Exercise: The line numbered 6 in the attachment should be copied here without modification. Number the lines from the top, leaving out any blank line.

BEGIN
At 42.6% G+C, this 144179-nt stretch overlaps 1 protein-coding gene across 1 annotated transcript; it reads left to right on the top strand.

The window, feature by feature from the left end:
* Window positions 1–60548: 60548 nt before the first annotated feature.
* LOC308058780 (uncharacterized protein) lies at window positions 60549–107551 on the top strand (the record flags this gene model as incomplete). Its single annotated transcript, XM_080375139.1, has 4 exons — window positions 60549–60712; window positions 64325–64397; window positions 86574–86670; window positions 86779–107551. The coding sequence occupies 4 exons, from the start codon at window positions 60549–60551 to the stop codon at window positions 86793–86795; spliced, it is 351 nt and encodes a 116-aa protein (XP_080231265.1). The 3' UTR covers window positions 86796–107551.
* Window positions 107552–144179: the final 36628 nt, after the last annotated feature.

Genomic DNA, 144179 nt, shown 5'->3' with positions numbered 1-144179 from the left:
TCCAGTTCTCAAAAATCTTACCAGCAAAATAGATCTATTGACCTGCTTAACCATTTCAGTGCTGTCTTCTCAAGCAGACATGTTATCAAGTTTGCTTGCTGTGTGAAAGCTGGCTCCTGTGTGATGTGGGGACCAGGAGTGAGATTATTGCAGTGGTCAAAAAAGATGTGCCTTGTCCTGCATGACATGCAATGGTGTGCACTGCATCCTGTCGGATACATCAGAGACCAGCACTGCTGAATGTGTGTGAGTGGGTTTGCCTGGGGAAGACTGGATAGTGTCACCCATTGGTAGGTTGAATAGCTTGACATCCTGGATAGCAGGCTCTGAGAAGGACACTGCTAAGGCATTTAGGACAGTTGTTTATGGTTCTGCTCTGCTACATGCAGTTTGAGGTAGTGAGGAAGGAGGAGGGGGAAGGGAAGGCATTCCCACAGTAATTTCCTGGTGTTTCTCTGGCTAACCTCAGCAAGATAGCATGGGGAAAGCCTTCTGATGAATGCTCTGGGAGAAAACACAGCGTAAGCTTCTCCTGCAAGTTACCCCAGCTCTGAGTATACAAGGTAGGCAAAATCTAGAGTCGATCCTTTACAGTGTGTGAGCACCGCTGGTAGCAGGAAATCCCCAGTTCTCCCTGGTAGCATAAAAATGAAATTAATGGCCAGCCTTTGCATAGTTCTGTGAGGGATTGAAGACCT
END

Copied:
Genomic DNA, 144179 nt, shown 5'->3' with positions numbered 1-144179 from the left: